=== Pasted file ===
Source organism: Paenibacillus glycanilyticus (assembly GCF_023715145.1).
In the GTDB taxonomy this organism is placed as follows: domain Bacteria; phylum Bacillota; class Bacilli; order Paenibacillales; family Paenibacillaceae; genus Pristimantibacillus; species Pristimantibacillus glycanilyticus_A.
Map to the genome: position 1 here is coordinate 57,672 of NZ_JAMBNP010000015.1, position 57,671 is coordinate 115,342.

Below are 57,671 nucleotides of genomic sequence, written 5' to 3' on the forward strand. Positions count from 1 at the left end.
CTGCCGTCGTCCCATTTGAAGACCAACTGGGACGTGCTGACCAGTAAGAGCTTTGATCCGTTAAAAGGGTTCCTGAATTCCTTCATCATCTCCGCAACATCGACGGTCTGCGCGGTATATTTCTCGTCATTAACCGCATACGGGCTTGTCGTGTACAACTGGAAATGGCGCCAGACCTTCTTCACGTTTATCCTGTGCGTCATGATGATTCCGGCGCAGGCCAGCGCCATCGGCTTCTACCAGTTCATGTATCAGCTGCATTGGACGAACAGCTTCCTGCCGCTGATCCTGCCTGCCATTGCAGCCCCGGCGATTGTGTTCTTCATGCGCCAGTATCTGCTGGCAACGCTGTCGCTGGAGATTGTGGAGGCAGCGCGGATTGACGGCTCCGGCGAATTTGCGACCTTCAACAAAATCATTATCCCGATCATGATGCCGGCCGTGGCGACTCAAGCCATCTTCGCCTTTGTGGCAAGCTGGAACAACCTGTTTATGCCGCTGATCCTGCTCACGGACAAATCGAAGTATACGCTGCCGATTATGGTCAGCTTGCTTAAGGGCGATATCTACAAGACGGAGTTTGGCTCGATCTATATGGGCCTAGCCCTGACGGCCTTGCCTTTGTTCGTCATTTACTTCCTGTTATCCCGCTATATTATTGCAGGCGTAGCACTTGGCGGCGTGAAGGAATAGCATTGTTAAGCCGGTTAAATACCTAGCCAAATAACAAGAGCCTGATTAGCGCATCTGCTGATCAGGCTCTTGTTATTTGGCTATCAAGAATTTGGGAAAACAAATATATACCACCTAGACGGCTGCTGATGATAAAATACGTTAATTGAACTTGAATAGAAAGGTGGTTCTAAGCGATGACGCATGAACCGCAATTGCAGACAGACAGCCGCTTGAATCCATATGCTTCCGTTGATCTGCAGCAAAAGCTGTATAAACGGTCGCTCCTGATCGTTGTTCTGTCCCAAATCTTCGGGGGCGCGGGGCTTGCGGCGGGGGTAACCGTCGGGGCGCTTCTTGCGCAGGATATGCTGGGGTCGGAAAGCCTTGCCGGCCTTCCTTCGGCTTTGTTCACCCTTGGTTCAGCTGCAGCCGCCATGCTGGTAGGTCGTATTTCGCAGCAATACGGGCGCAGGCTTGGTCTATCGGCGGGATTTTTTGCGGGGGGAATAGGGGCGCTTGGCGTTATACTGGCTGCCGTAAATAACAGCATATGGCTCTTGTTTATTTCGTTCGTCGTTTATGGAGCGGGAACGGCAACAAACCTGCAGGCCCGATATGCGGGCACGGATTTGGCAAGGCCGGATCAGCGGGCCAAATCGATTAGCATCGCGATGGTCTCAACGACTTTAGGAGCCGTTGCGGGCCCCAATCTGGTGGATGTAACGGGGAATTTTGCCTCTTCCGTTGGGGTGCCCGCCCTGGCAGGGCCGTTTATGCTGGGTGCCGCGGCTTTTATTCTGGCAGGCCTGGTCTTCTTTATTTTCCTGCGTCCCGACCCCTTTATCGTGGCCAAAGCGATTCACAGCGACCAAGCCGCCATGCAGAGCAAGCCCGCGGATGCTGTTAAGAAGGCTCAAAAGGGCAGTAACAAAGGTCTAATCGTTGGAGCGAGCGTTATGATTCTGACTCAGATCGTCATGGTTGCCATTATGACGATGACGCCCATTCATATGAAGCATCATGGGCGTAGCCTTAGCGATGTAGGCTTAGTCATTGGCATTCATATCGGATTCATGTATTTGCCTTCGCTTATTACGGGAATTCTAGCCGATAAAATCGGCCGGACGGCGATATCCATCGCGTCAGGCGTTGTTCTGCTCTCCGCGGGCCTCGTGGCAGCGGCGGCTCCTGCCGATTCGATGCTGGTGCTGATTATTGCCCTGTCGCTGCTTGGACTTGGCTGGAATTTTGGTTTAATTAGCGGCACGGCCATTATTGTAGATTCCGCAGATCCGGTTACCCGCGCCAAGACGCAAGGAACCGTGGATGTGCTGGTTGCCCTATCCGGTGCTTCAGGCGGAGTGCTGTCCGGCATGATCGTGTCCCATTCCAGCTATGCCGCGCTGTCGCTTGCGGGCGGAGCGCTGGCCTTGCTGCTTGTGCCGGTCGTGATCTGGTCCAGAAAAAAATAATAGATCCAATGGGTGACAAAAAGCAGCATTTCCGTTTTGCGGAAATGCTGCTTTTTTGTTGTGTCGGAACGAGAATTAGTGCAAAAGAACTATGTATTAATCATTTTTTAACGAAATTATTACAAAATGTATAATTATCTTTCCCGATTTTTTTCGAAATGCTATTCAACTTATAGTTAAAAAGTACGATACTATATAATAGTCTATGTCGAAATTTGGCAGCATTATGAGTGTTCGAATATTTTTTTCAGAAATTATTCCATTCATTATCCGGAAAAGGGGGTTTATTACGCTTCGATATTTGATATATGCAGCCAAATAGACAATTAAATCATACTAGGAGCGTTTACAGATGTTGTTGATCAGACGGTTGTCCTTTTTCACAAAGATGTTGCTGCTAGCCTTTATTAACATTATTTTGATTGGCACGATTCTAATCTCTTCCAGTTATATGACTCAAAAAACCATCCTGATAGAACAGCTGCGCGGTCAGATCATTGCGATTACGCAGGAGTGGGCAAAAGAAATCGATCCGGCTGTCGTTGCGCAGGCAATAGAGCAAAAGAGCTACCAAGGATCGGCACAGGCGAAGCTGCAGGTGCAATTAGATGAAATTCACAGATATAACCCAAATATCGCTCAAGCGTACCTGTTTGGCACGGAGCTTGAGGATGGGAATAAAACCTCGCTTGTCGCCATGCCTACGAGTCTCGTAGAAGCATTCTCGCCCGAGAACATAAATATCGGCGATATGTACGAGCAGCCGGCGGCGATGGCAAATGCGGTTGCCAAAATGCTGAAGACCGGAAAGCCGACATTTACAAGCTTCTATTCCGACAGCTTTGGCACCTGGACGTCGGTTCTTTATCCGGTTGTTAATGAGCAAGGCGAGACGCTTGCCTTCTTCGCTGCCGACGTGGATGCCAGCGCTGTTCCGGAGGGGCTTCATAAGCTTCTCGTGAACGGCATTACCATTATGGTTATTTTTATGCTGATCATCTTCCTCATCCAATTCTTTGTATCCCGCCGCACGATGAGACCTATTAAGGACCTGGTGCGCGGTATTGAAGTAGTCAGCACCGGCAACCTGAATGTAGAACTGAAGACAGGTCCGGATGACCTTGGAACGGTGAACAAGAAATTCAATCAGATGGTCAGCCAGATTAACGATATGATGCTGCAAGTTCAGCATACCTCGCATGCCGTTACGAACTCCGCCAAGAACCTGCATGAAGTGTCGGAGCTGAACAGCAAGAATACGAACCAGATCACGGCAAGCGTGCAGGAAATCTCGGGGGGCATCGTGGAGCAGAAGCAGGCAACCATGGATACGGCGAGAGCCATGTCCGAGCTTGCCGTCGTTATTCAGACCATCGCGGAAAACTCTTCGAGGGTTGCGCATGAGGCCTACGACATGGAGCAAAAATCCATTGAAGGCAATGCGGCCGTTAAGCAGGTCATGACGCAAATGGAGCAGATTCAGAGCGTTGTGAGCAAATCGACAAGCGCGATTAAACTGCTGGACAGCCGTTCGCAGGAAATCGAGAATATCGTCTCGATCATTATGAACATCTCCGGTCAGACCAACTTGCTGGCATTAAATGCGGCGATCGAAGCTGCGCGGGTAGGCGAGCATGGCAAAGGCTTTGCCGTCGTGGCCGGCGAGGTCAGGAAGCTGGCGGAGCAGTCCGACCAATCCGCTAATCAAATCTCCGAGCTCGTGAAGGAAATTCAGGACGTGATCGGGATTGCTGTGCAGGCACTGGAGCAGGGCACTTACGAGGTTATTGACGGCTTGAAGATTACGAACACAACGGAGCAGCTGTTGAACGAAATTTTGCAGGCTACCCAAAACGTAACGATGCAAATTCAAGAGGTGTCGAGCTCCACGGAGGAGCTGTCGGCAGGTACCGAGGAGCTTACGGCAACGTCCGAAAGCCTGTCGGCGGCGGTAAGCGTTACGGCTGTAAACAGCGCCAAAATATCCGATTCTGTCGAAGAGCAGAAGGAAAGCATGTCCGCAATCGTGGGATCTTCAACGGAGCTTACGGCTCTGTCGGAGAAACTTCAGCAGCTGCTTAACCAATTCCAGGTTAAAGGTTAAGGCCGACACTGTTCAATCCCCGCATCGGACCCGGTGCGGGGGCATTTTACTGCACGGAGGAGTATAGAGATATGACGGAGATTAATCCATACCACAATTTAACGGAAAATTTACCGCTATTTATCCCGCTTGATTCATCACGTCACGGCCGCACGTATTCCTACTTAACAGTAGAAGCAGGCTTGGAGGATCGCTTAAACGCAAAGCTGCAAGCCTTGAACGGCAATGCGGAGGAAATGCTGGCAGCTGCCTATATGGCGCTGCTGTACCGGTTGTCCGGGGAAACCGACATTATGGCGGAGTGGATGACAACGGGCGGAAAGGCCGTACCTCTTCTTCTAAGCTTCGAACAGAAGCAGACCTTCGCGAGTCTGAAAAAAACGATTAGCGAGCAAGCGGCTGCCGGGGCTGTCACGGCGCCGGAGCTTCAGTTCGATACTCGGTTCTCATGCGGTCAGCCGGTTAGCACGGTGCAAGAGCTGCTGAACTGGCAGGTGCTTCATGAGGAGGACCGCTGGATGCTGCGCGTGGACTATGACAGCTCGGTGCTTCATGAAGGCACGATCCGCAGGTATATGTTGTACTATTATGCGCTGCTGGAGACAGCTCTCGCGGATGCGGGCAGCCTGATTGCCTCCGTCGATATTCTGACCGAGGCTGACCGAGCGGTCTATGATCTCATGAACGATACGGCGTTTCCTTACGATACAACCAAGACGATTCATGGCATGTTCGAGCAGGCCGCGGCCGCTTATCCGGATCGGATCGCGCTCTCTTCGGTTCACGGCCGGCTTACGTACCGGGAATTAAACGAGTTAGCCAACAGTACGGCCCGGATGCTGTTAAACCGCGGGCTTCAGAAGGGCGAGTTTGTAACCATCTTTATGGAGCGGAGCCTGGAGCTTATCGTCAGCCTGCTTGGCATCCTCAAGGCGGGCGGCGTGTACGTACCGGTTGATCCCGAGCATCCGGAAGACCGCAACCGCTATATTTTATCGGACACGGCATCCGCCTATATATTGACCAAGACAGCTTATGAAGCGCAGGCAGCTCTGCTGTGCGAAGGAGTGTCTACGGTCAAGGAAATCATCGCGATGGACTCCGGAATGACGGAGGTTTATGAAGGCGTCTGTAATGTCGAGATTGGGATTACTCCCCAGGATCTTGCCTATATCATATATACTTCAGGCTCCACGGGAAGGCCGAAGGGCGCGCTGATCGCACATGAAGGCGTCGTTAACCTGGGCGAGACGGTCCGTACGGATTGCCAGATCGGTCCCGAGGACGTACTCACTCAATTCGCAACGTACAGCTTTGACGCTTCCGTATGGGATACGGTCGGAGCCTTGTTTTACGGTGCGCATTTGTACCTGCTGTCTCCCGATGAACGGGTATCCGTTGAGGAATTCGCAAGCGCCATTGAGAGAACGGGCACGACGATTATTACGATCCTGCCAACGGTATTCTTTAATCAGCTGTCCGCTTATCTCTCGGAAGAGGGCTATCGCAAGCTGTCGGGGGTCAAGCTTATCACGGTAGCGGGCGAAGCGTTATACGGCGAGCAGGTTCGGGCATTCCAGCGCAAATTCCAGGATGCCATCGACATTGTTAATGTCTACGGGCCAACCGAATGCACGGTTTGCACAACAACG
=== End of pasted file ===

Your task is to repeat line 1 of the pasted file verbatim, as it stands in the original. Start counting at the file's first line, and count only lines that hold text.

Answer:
Source organism: Paenibacillus glycanilyticus (assembly GCF_023715145.1).